So: Was Unai Emery’s first season at Arsenal better than Arsene Wenger’s last?
It should be an easy question to answer because sport usually provides clarity, but at Arsenal such is the pace of change that we tend to read runes, over many decades, rather than arrive at snap judgements. Arsenal fans are more like climate change scientists or evolutionary biologists than football fans; you are forced to compare almost microscopic shifts in pattern, temperature and genes in order to come up with tentative theories that may eventually be disproved in 10 seasons’ time.
Is fifth better than sixth? Yes, but only in the way that 15th is better than 16th. Is losing 4-1 in the Europa League final better than losing 3-0 in the league cup, as we did last year? I would argue that it is — we scored a goal, and it was 0-0 at half-time in the Europa League. I would, however, respect the view of anyone who argued that letting in four goals in 20-odd minutes is worse than letting in three over 90.
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Is our calamitous defence any better? Statistics should be able to clear that up. We conceded 51 goals this season, compared to … oh. We conceded 51 last season, too. Attack? 74 goals scored last season, 73 this. So the attack is worse, except … not really.
Last autumn, after the predictable defeats at home to Man City and away at Chelsea were out of the way, things felt very different indeed. I sit behind the Arsenal manager’s technical area, but Wenger didn’t use it that much, especially in the past few years. Every now and again he would jump off the bench and stomp over to remonstrate with the fourth official, but if technical area action was your thing, then mostly you had to content yourself with watching the tumbleweed.
Emery, however, is a blur of motion, his hands constantly guiding the ball and the players. This felt reassuring in itself, but when it became clear that his number two, Juan Carlos Carcedo, was responsible for free-kicks and corners at both ends of the pitch — he comes out and Emery drops back, as if the pair are connected mechanically — Arsenal fans in my area of the ground could convince themselves that Emery was a combination of Jurgen Klopp and Pep Guardiola, and we were being coached by a team of crack modern technicians. So much was happening between our seats and the touchline that we hardly had time to watch the game.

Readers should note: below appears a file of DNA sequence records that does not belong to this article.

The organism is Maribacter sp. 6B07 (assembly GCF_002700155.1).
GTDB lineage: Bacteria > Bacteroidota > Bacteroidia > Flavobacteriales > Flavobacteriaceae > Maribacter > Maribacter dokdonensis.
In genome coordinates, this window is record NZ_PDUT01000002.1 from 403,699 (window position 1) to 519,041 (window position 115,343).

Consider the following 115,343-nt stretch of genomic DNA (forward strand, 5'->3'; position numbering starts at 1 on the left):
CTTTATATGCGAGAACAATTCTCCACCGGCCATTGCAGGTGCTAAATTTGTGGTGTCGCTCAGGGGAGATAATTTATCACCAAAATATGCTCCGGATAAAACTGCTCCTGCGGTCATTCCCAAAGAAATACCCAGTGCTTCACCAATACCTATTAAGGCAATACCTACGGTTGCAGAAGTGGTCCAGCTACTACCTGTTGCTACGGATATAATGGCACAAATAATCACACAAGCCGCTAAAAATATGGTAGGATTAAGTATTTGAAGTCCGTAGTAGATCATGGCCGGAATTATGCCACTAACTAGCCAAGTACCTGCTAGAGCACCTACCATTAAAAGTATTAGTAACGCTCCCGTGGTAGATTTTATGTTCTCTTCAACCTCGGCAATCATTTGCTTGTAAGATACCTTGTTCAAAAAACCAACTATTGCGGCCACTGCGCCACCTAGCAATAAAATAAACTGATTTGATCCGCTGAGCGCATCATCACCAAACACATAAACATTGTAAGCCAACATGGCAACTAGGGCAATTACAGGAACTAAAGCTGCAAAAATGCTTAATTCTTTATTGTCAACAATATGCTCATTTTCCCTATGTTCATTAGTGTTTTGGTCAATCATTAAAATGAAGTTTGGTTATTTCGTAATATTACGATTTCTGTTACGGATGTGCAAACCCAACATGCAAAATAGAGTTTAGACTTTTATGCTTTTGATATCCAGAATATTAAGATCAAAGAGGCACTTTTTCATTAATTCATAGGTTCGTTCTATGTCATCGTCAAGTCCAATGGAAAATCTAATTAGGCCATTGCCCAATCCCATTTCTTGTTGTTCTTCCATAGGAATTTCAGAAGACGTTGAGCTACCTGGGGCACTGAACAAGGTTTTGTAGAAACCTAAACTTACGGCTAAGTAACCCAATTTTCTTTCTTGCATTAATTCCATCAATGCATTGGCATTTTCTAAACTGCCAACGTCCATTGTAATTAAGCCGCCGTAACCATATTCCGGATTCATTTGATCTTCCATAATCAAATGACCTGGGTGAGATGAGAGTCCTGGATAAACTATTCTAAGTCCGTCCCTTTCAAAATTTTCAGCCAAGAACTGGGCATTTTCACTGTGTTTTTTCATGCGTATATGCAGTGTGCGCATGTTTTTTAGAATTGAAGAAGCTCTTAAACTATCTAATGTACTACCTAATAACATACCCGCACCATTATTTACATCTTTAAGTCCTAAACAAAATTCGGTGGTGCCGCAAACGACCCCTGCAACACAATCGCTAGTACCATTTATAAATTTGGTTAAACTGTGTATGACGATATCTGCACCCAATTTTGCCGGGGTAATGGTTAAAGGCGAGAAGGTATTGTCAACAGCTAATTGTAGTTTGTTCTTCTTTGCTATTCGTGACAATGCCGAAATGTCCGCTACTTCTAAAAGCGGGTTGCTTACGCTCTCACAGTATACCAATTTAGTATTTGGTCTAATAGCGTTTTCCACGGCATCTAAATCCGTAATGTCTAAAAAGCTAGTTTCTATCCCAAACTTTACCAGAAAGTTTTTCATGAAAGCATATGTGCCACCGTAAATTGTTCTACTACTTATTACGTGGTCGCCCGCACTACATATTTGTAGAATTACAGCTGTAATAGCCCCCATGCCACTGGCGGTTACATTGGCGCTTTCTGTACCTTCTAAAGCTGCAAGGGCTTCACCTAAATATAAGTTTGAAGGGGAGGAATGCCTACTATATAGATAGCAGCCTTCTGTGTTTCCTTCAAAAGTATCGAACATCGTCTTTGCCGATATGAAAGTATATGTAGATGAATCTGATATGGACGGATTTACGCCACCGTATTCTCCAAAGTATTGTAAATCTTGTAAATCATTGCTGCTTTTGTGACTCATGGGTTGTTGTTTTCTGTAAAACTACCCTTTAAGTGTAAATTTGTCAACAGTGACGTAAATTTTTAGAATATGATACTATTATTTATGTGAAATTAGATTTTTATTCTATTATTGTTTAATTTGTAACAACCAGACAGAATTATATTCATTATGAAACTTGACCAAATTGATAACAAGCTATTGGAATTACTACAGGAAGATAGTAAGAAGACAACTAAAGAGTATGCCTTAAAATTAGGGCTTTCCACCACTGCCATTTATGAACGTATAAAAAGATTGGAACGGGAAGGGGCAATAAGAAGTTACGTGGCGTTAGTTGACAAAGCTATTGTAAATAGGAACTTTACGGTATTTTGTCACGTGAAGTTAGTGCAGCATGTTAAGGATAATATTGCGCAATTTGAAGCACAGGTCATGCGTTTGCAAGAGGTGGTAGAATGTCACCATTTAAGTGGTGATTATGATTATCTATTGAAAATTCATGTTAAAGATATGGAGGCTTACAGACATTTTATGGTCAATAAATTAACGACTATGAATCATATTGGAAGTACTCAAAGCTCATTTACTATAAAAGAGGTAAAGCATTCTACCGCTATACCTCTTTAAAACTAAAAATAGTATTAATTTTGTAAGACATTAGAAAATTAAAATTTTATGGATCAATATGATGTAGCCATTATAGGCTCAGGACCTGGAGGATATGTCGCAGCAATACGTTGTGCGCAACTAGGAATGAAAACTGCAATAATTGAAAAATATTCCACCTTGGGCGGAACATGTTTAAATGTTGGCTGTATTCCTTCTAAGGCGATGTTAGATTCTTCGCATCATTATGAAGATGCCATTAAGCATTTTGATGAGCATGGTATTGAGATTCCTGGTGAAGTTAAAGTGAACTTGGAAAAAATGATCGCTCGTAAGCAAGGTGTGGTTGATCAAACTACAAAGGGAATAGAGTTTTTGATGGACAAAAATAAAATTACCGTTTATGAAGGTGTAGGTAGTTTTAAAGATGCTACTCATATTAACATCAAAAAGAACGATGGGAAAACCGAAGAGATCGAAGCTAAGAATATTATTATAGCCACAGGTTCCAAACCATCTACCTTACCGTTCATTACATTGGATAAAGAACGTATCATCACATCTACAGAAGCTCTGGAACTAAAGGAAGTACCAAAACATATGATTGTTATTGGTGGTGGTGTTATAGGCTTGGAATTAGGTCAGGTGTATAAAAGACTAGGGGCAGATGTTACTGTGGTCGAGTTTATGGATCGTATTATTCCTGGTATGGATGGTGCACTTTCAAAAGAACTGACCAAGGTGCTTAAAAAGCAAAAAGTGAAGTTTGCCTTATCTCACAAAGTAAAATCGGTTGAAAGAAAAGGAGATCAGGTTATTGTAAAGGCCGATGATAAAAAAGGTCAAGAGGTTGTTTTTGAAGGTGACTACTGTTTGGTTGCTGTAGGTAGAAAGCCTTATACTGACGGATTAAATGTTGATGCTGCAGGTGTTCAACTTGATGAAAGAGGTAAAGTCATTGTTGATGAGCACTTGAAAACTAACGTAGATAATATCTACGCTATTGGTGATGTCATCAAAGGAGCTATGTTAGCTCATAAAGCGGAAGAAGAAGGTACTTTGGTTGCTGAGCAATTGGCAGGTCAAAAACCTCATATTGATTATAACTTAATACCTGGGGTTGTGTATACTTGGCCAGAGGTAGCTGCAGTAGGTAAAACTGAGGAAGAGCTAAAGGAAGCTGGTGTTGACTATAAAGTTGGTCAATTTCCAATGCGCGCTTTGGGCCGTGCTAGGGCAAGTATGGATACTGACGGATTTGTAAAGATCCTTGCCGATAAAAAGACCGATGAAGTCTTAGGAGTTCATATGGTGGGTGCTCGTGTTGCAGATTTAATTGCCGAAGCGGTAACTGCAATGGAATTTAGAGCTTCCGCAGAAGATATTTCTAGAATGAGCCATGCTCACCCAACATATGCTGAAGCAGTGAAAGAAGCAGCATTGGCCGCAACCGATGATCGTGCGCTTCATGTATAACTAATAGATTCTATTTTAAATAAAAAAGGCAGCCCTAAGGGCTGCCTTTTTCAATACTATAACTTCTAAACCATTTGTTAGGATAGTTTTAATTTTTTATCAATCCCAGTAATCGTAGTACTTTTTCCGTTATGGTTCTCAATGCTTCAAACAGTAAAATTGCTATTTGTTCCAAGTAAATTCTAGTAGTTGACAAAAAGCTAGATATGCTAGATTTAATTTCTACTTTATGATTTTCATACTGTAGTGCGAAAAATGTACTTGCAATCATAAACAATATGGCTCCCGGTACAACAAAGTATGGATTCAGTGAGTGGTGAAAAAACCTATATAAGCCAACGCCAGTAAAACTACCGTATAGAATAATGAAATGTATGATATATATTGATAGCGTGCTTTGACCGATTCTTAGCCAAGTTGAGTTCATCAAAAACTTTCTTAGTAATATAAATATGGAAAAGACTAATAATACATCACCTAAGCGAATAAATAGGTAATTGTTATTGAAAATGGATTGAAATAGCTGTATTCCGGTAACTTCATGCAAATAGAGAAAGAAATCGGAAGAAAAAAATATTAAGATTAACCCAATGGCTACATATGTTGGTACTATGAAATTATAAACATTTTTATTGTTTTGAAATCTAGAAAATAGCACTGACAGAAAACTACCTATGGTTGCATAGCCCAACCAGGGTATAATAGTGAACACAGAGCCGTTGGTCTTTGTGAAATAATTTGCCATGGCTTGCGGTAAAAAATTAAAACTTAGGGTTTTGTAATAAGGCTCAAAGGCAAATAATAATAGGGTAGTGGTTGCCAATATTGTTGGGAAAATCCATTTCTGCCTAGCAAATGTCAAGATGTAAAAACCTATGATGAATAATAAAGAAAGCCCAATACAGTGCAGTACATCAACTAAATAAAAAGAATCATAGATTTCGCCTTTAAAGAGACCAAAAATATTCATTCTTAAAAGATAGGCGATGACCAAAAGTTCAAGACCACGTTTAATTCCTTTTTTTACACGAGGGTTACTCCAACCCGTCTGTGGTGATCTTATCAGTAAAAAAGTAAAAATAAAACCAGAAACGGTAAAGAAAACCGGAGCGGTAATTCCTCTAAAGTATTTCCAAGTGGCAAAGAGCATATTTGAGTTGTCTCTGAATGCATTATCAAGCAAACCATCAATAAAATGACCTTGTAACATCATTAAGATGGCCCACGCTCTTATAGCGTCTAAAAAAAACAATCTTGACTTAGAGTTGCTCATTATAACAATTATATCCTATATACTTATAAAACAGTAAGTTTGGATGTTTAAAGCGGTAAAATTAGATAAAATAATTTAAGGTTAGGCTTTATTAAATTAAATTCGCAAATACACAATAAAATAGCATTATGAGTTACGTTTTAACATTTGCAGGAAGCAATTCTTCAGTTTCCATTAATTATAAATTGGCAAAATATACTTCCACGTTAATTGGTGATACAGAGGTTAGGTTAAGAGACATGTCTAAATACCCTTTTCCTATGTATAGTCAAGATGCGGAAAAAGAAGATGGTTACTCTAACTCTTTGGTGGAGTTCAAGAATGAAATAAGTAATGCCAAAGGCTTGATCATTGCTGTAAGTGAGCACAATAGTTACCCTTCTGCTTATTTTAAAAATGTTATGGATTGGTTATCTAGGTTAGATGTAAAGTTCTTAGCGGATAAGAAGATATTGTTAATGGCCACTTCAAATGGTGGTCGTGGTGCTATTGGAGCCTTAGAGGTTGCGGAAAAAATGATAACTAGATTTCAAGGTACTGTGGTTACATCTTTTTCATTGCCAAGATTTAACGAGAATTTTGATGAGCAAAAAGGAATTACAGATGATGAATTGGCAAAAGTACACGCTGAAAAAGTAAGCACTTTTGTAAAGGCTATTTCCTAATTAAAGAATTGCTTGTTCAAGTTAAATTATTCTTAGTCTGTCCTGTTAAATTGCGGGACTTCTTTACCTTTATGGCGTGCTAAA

Before long, the atmosphere in the ground began to change. Wenger’s teams were flat-track bullies that tended to curl up and die against better, stronger opponents, and the crowd responded appropriately, with purring appreciation or despairing silence. But in those opening months of the Emery era, Arsenal, often inspired by the warrior-like Lucas Torreira, got stuck in. We came from behind to beat Tottenham and to draw with Liverpool, and the sleepy, stupefied Emirates roared its appreciation.
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If you had asked any Arsenal fan on the night of April 1, after a 2-0 home win against Newcastle that lifted us to third in the league, whether Emery’s first season had been a success, they would all have answered in the affirmative. “We’re competitive again,” we said that night. “We have a very good chance of finishing in the top four and there may be a Cup to come, too. That’s all we wanted. To be in the running in April.”
As it turned out, we wanted more than that and we’d been kidding ourselves. What we specifically didn’t want was to collapse, in a wearyingly familiar fashion, when it mattered. Emery lost 10 games this year, three fewer defeats than in the season before, but four of the 10 came in April. If just one of them — and I’m looking at you, Arsenal 2, Crystal Palace 3 — had been converted into a win, we would have finished third. If the woeful 1-1 draw at home to Brighton had finished 2-1, we’d have come fourth. Fine margins, yes, but a Champions League place was presented to Emery on a plate and his team turned up its collective nose. Manchester United and Chelsea might not be so obliging next year, although both teams look to have at least as many problems as Arsenal as things stand.
In the end, it felt like the club suffers from some kind of hereditary disease, passed on from generation to generation. We used to blame Wenger and the kinds of players he liked, the technically gifted, physically unimposing attacking midfielders who seemed to occupy every position on the pitch. Torreira, Granit Xhaka and Sokratis Papastathopoulos are of a different build and complexion entirely, but it doesn’t make any difference, apparently. The post-Invincibles Arsenal team will always flake out on you when it matters, no matter who’s playing or coaching.
Some of the more excitable members of the Arsenal community — perhaps those with no interest in evolutionary biology — want Emery out already. That seems premature to me. Only two of the starting 11 in the Europa final in May were Emery buys, although a third, goalkeeper Bernd Leno, was on the bench, apparently as a sentimental gesture to Petr Cech, and a fourth, Stephan Lichtsteiner, should, I respectfully suggest, never have been signed in the first place.
This summer, however, is critical. My sources inside the club tell me that the decision to release Aaron Ramsey was down to Emery and Emery alone, and that the player was ready to sign a new deal. Emery took one look at him and decided, clearly, that he wasn’t worth the money being offered.
Even this seemed exciting at the time, reminiscent of…
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